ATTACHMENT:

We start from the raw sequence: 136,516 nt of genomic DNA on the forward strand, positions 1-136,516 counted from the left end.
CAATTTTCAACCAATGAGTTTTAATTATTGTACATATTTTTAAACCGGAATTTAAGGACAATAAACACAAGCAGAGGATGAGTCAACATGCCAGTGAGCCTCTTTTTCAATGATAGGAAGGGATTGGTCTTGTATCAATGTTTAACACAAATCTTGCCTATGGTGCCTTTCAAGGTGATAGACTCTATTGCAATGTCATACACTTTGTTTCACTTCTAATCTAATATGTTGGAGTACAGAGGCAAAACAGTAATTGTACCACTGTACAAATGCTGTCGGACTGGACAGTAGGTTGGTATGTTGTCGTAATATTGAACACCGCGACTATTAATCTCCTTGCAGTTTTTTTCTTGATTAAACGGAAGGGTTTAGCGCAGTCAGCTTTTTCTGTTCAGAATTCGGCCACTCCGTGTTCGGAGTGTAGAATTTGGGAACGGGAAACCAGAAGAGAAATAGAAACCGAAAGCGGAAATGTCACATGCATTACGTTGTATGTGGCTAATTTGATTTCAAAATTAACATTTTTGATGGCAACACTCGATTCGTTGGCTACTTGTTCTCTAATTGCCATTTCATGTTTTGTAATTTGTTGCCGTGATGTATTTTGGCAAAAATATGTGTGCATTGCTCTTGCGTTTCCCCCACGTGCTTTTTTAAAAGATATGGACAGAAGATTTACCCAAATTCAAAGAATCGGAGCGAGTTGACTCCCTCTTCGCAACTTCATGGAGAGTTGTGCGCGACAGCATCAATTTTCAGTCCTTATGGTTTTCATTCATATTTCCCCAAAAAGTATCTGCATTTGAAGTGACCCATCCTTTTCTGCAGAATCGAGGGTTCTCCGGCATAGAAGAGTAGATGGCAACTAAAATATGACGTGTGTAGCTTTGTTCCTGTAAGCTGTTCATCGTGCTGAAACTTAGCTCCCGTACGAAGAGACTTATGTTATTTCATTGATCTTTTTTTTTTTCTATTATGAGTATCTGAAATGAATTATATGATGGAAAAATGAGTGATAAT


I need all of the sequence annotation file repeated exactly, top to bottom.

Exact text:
We start from the raw sequence: 136,516 nt of genomic DNA on the forward strand, positions 1-136,516 counted from the left end.
CAATTTTCAACCAATGAGTTTTAATTATTGTACATATTTTTAAACCGGAATTTAAGGACAATAAACACAAGCAGAGGATGAGTCAACATGCCAGTGAGCCTCTTTTTCAATGATAGGAAGGGATTGGTCTTGTATCAATGTTTAACACAAATCTTGCCTATGGTGCCTTTCAAGGTGATAGACTCTATTGCAATGTCATACACTTTGTTTCACTTCTAATCTAATATGTTGGAGTACAGAGGCAAAACAGTAATTGTACCACTGTACAAATGCTGTCGGACTGGACAGTAGGTTGGTATGTTGTCGTAATATTGAACACCGCGACTATTAATCTCCTTGCAGTTTTTTTCTTGATTAAACGGAAGGGTTTAGCGCAGTCAGCTTTTTCTGTTCAGAATTCGGCCACTCCGTGTTCGGAGTGTAGAATTTGGGAACGGGAAACCAGAAGAGAAATAGAAACCGAAAGCGGAAATGTCACATGCATTACGTTGTATGTGGCTAATTTGATTTCAAAATTAACATTTTTGATGGCAACACTCGATTCGTTGGCTACTTGTTCTCTAATTGCCATTTCATGTTTTGTAATTTGTTGCCGTGATGTATTTTGGCAAAAATATGTGTGCATTGCTCTTGCGTTTCCCCCACGTGCTTTTTTAAAAGATATGGACAGAAGATTTACCCAAATTCAAAGAATCGGAGCGAGTTGACTCCCTCTTCGCAACTTCATGGAGAGTTGTGCGCGACAGCATCAATTTTCAGTCCTTATGGTTTTCATTCATATTTCCCCAAAAAGTATCTGCATTTGAAGTGACCCATCCTTTTCTGCAGAATCGAGGGTTCTCCGGCATAGAAGAGTAGATGGCAACTAAAATATGACGTGTGTAGCTTTGTTCCTGTAAGCTGTTCATCGTGCTGAAACTTAGCTCCCGTACGAAGAGACTTATGTTATTTCATTGATCTTTTTTTTTTTCTATTATGAGTATCTGAAATGAATTATATGATGGAAAAATGAGTGATAAT